The budget has given a boost to India’s ‘Vaccine Maitri’, where it’s South Asian neighbours are receiving massive vaccine assistance and other medical facilities. India has been facing conundrums with pandemic which even exacerbated with Chinese aggression near the border region. The growing Chinese influence and investments in the South Asian region diluted India’s importance in the neighbourhood. But this sui-generis budget is assumed to metal out the possible impediments for India as the country has gained a first-mover advantage in the region through its ‘Vaccine Matiri.’

Image source: Indian Mission in Yangoon

The India-Iran-Afghanistan Chabahar port which witnessed sluggish growth in the last few years has again occupied India’s attention with fund allocated over Rs. 100 Crores ($13.7 Million) in a signal of its continuing commitment to the strategic project. This financial assistance to its neighbouring countries will create India’s Goodwill in the region. The budget bears a broad view, with assistance provided not only to its neighbours but to Latin American, Eurasian and African countries.

India has kept Rs. 2031.93 Crores ($279.05 Million) for international organizations under the budget. The United Nations organization will be getting Rs. 400 Crores ($54.9 Million) under the budget provision of the Ministry of External Affairs. The BIMSTEC secretariat was allocated Rs. 25 Crores ($3.4 Million), while SAARC secretariat got Rs. 12 Crores ($1.64 Million). The revised budget showed an increase for both the organisations as New Delhi plays an important role in both the groupings, particularly BIMSTEC. SAARC owing to Pakistan’s obstructionism has seen comparatively little activity. Meanwhile, commonwealth secretariat has received Rs. 11.22 Crores ($1.54 Million) and the Commonwealth Foundation, its sister organisation got Rs. 1.40 Crores ($192,270).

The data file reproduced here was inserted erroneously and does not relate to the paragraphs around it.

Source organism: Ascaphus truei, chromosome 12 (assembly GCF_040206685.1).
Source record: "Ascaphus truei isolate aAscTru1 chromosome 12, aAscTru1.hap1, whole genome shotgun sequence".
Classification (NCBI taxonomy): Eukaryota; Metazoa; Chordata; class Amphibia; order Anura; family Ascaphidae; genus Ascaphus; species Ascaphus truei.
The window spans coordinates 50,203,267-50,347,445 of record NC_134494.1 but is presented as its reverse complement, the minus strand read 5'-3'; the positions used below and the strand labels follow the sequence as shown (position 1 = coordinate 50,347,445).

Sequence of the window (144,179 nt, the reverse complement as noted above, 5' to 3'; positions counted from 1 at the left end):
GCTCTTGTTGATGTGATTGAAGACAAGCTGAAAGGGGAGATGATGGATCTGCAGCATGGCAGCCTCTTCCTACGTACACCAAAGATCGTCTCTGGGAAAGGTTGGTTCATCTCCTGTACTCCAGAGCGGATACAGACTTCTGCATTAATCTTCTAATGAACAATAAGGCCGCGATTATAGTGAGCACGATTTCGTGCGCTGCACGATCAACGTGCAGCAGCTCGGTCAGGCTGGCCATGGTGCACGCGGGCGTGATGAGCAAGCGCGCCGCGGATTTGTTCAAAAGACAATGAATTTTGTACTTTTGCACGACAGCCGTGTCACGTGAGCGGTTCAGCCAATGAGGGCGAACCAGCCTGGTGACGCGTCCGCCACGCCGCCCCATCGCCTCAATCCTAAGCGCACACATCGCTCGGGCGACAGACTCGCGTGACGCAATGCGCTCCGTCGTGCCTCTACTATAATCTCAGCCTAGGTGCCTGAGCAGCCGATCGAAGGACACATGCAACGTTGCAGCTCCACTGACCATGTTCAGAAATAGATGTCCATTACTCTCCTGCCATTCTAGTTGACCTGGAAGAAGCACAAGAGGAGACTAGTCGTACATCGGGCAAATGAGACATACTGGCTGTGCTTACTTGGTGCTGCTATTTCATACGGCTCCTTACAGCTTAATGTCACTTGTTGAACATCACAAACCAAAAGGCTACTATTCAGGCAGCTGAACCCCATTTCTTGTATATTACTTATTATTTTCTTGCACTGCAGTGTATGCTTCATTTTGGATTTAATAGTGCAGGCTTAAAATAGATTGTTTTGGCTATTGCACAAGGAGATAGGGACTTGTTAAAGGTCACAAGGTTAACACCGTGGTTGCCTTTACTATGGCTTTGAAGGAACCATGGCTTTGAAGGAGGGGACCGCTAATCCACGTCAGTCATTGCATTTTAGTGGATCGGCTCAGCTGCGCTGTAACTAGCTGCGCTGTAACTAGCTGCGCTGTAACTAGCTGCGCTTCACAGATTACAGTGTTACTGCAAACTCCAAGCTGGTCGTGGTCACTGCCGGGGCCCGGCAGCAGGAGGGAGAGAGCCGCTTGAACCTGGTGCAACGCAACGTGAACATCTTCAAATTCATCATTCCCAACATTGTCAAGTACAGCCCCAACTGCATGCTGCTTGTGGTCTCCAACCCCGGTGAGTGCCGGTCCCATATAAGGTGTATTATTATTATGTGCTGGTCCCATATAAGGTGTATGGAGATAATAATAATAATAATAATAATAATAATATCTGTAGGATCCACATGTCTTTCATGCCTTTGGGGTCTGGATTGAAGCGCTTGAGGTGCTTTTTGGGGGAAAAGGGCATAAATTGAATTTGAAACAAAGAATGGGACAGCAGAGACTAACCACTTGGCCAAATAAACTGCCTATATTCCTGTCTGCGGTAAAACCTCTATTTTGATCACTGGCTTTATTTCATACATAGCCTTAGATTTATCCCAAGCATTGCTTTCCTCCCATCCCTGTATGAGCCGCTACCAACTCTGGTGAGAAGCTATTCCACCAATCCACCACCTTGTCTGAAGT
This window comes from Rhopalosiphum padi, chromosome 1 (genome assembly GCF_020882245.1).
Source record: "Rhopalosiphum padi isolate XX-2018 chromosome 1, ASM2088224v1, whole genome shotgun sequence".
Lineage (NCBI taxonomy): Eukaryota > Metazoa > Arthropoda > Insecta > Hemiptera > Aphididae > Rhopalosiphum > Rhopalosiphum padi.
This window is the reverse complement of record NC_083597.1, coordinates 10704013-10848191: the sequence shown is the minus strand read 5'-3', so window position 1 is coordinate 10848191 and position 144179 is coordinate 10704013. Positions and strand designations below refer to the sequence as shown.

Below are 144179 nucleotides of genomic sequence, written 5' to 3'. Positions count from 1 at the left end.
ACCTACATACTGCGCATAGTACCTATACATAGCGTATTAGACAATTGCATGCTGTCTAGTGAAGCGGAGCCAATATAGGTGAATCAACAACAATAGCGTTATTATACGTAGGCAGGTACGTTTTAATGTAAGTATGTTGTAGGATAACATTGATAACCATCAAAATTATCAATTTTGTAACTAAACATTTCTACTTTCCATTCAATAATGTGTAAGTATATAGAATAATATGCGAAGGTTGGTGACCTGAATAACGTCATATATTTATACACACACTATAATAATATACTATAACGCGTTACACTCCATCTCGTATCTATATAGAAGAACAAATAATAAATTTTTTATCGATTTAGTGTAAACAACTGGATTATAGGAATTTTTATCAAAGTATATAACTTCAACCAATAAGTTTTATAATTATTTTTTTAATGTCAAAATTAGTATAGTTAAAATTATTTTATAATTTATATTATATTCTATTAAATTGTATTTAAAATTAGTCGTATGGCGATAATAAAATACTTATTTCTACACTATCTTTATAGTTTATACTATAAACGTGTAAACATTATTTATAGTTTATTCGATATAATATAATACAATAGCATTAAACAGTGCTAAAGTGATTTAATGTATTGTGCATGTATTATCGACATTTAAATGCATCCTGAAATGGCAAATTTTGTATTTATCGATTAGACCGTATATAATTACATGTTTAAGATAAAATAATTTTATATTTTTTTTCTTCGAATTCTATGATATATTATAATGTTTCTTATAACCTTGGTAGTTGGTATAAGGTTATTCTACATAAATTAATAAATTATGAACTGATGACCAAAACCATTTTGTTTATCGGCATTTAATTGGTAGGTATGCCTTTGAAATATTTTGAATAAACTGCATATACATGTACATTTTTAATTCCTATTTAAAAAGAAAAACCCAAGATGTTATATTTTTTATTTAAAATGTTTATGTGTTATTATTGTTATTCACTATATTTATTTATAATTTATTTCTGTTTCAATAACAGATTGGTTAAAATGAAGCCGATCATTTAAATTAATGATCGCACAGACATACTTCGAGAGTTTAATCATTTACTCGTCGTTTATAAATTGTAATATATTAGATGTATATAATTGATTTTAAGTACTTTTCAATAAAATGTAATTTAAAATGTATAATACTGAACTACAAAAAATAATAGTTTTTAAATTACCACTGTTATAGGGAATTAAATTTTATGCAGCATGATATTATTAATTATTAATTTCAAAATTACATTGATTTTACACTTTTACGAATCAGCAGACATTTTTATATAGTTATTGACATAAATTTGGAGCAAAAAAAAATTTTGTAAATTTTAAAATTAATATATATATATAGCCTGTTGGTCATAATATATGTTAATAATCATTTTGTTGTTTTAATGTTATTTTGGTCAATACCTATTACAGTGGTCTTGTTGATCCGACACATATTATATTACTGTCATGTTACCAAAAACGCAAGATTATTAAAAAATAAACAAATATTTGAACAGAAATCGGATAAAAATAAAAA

Total budget allocation for Indian embassies and missions abroad stands at Rs. 3240.07 Crores ($444.9 Million). India has no less than 190 missions and posts around the world, in every part of the world. ICCR or Indian council of cultural relations, whose main function is to showcase and expand India’s culture abroad was allocated Rs. 300 Crores ($41.2 Million). Membership contribution for Financial Action Task Force (FATF) is Rs. 1 Crore ($137,335). 

MEA allocation seems to be lavish considering the vast gamut of commitment that India, an aspiring power, has in the world scenario. With gradual rising in its aid budget, India is fast emerging as a donor country. With the Indian government’s focus on improving relations in the neighbourhood, India cannot afford to delay its aid projects in the region—especially because of aids as these are an effective foreign policy instrument especially with respect to Chinese expansionist ambitions. However, India’s problems of delay in execution are unique but these are unlike China which has the ability to swiftly complete projects on an ambitious scale and is routinely accused by its aid recipients of undertaking projects that are resource-exploitative, and of bypassing local norms and regulations.

For now, Prime Minister Modi has made India’s neighbours a foreign policy priority for his government and the budget 2021-22 is testimony to that. It’s important to note, as unless the major aid projects related to infrastructure are streamlined for execution in a timely manner, the delays will continue to mar India’s infrastructure diplomacy and foreign relations.

*$ = Rs. 72.81 (3 February 2021)

The views and opinions expressed in this article are those of the author and do not necessarily reflect the views of The Kootneeti Team

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Anjali Mishra and Surya Prakash Singh

Anjali and Surya are Journalism Interns at The Kootneeti